Foreign Direct Investment (“FDI”) is important for the development of economies, particularly in developing nations. Foreign investors are particularly attracted to the Middle East and North Africa (MENA) due to its significant hydrocarbon resources. Risks for investors in the extractive industries can be high due to the nature of exploration and development of such projects, with an added risk to foreign investors of both direct and indirect (creeping) expropriation by the Host Country (HC), or by war, conflict or other forms of ‘above ground risk’.
The enforcement of international institutional arbitration awards on behalf of International Oil Companies (“IOCs”) may be hindered in developing nations due to objections by the State, or contracting State companies, including for reason of public policy and/or sovereign immunity. Therefore, foreign investors should seek to take advantage of Host State guarantees under Bilateral or International Investment Treaties (“IITs”) entered into by the project’s HC and other States to promote FDI by way of investment protection.
IITs provide for substantive and procedural guarantees for nationals of the contracting States in relation to defined investments. Procedural guarantees can include an option for access to arbitration at the International Centre for Dispute Settlement of Investment Disputes (“ICSID”) and such awards are directly enforceable against a contracting State without review. Accordingly, it is crucial for IOCs to ensure that such procedural option is available under the relevant IIT and Most Favourable Nations (MFN) provisions, which are provisions within IITs which seek to equalise rights between states and foreign investors, may import such rights from other IITs in certain circumstances.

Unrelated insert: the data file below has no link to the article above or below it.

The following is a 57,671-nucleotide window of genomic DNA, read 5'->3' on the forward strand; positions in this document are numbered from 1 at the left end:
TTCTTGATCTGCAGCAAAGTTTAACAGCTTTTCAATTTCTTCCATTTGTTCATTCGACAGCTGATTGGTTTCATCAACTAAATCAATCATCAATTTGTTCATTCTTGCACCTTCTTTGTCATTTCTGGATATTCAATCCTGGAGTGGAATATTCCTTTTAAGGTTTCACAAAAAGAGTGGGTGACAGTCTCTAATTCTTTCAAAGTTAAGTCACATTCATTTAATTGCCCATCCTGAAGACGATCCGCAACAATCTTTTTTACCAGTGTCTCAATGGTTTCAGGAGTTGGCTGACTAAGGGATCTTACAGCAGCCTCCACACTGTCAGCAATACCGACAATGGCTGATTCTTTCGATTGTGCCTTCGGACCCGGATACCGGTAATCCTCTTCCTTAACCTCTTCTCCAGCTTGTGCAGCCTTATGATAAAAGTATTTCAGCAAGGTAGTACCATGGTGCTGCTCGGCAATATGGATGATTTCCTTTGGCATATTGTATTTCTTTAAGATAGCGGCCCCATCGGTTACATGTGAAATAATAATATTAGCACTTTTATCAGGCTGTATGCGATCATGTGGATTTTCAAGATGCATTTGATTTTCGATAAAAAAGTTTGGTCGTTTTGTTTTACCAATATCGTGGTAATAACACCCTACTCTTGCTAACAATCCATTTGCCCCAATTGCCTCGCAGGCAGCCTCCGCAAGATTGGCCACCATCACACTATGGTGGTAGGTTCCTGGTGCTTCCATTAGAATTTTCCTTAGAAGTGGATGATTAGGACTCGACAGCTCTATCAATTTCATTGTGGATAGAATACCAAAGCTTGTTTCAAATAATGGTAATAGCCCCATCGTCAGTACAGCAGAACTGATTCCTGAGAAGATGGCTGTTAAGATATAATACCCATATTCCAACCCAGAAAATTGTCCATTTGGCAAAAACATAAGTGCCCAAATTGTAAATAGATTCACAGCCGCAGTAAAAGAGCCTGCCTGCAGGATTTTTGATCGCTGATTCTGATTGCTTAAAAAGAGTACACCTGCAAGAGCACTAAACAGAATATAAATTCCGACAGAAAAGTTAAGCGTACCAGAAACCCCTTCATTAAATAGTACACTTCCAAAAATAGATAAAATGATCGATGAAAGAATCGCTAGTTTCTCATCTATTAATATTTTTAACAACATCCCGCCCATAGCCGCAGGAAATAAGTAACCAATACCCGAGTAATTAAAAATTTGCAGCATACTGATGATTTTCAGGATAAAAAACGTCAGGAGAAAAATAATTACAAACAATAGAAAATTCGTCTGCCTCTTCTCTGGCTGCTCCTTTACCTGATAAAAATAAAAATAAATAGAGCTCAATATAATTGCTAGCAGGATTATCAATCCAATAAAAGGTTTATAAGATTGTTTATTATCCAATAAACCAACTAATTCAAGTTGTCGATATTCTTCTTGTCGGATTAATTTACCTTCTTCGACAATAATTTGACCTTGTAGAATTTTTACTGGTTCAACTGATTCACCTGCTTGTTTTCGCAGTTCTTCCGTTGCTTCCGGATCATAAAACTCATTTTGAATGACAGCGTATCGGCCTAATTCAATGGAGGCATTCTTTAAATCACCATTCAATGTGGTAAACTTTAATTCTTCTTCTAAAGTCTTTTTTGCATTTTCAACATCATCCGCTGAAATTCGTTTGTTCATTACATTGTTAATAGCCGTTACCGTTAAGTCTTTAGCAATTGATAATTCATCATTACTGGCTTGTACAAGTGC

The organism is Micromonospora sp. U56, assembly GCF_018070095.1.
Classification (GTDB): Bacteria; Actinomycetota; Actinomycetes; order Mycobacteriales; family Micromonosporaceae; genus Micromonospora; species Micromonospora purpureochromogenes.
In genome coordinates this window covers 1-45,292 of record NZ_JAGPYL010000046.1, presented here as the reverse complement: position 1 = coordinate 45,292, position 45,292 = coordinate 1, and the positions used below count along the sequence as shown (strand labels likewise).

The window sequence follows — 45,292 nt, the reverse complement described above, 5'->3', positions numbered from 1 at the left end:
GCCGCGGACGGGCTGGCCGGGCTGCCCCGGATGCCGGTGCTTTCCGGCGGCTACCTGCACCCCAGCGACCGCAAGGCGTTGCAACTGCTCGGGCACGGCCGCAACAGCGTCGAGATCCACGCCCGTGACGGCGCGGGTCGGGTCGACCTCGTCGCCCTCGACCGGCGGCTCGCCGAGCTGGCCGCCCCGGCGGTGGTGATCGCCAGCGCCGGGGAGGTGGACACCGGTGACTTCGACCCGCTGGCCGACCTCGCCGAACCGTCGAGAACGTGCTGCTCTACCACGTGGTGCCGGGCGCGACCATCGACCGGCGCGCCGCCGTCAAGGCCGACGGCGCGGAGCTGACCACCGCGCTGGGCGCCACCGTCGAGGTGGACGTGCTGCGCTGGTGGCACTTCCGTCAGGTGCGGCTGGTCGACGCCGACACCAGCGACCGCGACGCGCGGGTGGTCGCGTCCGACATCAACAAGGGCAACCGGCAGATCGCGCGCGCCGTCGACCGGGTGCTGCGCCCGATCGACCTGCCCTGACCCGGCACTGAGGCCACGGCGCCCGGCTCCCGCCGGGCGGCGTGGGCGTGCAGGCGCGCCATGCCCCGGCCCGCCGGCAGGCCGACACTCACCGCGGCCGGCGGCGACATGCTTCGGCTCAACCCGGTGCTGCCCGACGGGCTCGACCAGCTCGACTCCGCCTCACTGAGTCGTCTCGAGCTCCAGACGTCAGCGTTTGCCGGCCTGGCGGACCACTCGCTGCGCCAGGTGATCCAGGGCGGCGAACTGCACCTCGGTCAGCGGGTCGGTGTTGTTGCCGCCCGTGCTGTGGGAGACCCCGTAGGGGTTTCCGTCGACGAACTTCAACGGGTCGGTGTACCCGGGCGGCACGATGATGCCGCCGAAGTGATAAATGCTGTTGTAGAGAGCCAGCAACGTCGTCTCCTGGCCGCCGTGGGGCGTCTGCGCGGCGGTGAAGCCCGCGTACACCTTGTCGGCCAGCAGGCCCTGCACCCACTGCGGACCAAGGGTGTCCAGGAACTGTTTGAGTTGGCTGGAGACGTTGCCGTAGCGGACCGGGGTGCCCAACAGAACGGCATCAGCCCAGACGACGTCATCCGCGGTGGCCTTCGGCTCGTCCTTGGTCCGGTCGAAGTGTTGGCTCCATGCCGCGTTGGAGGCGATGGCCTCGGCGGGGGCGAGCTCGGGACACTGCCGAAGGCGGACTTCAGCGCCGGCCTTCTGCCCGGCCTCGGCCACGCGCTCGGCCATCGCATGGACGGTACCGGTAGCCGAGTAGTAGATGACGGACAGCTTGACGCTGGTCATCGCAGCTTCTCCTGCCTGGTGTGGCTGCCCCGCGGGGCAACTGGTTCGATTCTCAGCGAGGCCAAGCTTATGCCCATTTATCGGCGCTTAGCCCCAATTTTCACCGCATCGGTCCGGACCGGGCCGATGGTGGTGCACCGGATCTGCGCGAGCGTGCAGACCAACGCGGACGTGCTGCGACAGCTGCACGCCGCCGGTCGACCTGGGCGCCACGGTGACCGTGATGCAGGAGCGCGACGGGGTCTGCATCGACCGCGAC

This paper will analyse the position of extractive industry investors from the United Kingdom (“UK”), the Netherlands and Singapore with regards to seeking to use best procedural guarantees, to protect FDI, under BITs and IITs in HCs such as the United Arab Emirates (“UAE”), Iraq, Iran, Saudi Arabia, Syria and Qatar.). This paper will demonstrate some of the difficulties for such investors to gain access to directly enforceable arbitration against the HCs. It will also demonstrate the importance of, but difficulty using, and relying upon, MFN clauses for access to arbitration.